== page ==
Magazine article University Business

Maximizing Financial Aid for Veterans: What Administrators Can Do to Help Veterans Take Advantage of Education Benefits

Magazine article University Business

Maximizing Financial Aid for Veterans: What Administrators Can Do to Help Veterans Take Advantage of Education Benefits

Article excerpt

BILLIONS OF DOLLARS IN new veteran education benefits will be available next year. The challenge is getting veterans to take advantage of all the benefits available to them.

The ongoing wars in Iraq and Afghanistan, a new GI Bill recently signed into law, and increased veterans benefits in the reauthorization of the Higher Education Act (HEA) should provide ample motivation for higher education leaders to review their veterans' support systems to ensure they are doing all they can to help veterans afford and complete college.

Both veterans and leaders at IHEs face significant challenges trying to secure all of the education benefits available to vets. This is primarily because veterans' educational benefits come from a variety of sources and a host of programs. Many veterans are eligible for military educational benefits from Veterans Affairs; financial aid from federal, state, and local sources; disability benefits; living support from community services; and more. Add to this the new GI Bill, which provides substantial increases in aid and new benefits, plus new benefits in the HEA, and it becomes nearly impossible for anyone to keep track of them.

Because of the variety of sources that provide veteran education aid, many veterans don't take advantage of all possible benefits. Many aren't aware that specific types of aid are available, and many more have inaccurate assumptions about benefit programs. For example, some veterans don't apply for federal student aid because they assume that their military educational benefits make them ineligible for federal student aid.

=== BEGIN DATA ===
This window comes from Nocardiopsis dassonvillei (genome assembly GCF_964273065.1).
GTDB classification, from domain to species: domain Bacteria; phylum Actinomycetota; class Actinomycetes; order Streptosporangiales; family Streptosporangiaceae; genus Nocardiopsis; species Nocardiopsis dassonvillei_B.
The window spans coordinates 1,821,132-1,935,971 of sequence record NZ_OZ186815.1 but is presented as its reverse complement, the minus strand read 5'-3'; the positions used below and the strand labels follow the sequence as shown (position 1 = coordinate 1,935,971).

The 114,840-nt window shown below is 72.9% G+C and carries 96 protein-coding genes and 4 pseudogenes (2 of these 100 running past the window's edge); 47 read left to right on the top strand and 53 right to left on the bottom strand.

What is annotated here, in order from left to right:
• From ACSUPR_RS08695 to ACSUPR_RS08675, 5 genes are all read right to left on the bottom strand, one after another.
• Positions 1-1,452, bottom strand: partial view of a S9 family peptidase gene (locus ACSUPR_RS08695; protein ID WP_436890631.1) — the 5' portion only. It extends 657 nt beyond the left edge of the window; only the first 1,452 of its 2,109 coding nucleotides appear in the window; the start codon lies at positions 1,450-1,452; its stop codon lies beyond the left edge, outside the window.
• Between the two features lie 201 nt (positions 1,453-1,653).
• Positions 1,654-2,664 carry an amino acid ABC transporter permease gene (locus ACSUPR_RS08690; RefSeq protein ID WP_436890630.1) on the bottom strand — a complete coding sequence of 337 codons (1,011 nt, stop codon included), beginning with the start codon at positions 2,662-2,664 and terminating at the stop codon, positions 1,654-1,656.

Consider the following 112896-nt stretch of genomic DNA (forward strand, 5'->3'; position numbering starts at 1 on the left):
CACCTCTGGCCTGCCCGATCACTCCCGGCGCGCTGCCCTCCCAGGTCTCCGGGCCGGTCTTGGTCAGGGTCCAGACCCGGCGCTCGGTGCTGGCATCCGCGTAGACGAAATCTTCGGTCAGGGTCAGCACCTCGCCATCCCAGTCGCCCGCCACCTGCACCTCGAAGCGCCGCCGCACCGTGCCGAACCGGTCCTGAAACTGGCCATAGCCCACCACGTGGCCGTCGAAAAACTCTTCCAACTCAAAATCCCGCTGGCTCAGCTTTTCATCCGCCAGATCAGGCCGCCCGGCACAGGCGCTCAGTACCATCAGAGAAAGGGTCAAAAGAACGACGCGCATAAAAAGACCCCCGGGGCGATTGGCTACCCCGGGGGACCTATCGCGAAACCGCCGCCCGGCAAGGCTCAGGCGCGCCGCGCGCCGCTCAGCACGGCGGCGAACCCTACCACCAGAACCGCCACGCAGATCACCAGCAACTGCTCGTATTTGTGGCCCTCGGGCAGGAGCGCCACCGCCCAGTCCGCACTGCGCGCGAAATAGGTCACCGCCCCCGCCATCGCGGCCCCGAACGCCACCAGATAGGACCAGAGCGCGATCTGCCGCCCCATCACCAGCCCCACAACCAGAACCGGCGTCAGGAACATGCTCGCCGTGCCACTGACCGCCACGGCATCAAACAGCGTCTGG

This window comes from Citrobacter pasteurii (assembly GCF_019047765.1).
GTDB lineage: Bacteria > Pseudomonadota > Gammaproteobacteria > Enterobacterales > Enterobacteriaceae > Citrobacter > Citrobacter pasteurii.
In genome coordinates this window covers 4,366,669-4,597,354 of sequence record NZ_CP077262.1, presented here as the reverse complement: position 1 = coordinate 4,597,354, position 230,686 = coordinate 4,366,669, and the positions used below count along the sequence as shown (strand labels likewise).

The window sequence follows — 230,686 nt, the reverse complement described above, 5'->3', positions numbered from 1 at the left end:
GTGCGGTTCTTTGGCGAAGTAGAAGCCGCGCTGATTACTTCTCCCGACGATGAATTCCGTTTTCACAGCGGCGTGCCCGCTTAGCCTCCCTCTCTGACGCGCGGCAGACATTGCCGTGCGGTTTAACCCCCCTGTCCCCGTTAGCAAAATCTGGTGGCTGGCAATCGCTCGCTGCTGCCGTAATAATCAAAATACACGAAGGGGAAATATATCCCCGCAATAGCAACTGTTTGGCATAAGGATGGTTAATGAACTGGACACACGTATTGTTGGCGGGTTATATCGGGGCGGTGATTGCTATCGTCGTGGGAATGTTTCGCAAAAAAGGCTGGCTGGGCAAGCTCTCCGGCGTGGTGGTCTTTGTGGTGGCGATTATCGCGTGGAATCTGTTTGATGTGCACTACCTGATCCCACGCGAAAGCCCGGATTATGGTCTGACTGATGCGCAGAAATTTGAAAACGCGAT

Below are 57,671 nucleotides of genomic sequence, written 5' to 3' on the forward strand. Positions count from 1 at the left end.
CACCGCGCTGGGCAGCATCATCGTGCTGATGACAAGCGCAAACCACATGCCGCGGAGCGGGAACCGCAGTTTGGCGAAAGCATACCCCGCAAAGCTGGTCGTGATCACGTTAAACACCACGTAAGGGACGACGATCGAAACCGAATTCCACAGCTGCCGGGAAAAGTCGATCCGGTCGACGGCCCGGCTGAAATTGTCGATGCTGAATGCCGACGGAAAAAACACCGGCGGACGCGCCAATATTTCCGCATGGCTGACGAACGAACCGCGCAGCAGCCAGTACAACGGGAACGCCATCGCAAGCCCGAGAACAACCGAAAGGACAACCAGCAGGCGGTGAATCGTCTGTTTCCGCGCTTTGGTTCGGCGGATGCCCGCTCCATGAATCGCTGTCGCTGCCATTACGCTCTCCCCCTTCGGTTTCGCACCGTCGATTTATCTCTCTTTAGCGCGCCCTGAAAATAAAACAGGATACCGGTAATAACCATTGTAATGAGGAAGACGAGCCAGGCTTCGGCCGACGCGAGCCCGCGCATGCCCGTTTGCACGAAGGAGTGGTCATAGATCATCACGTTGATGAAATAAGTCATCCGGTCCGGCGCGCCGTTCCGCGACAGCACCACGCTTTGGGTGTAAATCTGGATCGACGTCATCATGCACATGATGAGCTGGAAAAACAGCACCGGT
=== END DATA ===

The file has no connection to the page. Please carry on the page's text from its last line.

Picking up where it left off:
To help veterans navigate the complicated financial aid process, institutions should work to provide a one-stop shop to give veteran students information about all the possible benefits in one location. Providing a one-stop shop requires various offices on campus to work closely together to provide all relevant information in one location. Ideally, the veteran affairs, financial aid, admissions and various academic departments would collaborate to provide aid, admission, academic and living support to veterans to ensure full access and success at the institution.

It's not always possible for an institution to provide all this information in one physical office. At the very least, IHEs should create a web center with all pertinent information for veteran students.

In addition to helping veterans get all the aid and support they need, collaborating to create this one-stop shop will help train staff in various offices about support systems for veterans offered throughout the campus and in the community. This will help staff better serve veteran students and increase the chances that veterans will get the right information.

For example, an admissions counselor who is familiar with financial aid and veteran education benefits can provide veterans with the forms they need from the financial aid and veteran affairs offices, as well as from other on-campus support groups and benefits. This person could also inform veterans that there may be special circumstances that allow financial aid administrators to use professional judgment to increase their aid eligibility.


New veteran education benefits in the updated GI Bill and 2008 amendments to the HEA provide a good opportunity to begin greater collaboration between relevant offices to better support veterans. They will also help ensure institutions are ready to administer the significant influx in veteran education aid that's provided by Congress.

Beginning August 1, 2009, the federal government will begin supplying additional educational aid to veterans who served in the armed forces on or after Sept. 11, 2001, and had an honorable discharge or a discharge due to a medical condition. These soldiers will be eligible for at least three kinds of educational benefits: tuition benefits, housing stipends, and an allowance for books. …

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